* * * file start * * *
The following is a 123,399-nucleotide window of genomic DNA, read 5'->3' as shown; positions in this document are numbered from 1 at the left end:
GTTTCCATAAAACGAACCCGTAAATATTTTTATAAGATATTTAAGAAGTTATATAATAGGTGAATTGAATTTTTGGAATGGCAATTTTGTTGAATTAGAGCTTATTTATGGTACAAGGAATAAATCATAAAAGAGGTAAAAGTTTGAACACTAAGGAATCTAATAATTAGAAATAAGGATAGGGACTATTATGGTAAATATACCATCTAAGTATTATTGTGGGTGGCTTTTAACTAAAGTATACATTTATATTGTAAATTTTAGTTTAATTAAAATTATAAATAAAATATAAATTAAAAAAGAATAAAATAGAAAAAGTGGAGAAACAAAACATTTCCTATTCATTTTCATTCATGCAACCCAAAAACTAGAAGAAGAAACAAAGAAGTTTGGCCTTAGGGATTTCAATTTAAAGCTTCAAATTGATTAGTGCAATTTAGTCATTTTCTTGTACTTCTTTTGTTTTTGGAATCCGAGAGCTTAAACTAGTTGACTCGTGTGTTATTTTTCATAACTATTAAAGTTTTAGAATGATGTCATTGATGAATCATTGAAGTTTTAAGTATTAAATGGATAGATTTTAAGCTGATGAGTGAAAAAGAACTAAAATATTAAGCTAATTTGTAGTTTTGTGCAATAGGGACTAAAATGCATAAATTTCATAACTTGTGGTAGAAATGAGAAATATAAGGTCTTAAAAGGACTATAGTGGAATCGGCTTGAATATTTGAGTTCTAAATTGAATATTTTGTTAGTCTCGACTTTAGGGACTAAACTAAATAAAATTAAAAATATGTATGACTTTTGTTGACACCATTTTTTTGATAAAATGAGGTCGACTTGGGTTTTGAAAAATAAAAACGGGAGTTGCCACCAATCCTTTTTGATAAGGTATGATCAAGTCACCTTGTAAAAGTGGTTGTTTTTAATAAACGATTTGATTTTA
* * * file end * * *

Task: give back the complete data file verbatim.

The following is a 123,399-nucleotide window of genomic DNA, read 5'->3' as shown; positions in this document are numbered from 1 at the left end:
GTTTCCATAAAACGAACCCGTAAATATTTTTATAAGATATTTAAGAAGTTATATAATAGGTGAATTGAATTTTTGGAATGGCAATTTTGTTGAATTAGAGCTTATTTATGGTACAAGGAATAAATCATAAAAGAGGTAAAAGTTTGAACACTAAGGAATCTAATAATTAGAAATAAGGATAGGGACTATTATGGTAAATATACCATCTAAGTATTATTGTGGGTGGCTTTTAACTAAAGTATACATTTATATTGTAAATTTTAGTTTAATTAAAATTATAAATAAAATATAAATTAAAAAAGAATAAAATAGAAAAAGTGGAGAAACAAAACATTTCCTATTCATTTTCATTCATGCAACCCAAAAACTAGAAGAAGAAACAAAGAAGTTTGGCCTTAGGGATTTCAATTTAAAGCTTCAAATTGATTAGTGCAATTTAGTCATTTTCTTGTACTTCTTTTGTTTTTGGAATCCGAGAGCTTAAACTAGTTGACTCGTGTGTTATTTTTCATAACTATTAAAGTTTTAGAATGATGTCATTGATGAATCATTGAAGTTTTAAGTATTAAATGGATAGATTTTAAGCTGATGAGTGAAAAAGAACTAAAATATTAAGCTAATTTGTAGTTTTGTGCAATAGGGACTAAAATGCATAAATTTCATAACTTGTGGTAGAAATGAGAAATATAAGGTCTTAAAAGGACTATAGTGGAATCGGCTTGAATATTTGAGTTCTAAATTGAATATTTTGTTAGTCTCGACTTTAGGGACTAAACTAAATAAAATTAAAAATATGTATGACTTTTGTTGACACCATTTTTTTGATAAAATGAGGTCGACTTGGGTTTTGAAAAATAAAAACGGGAGTTGCCACCAATCCTTTTTGATAAGGTATGATCAAGTCACCTTGTAAAAGTGGTTGTTTTTAATAAACGATTTGATTTTA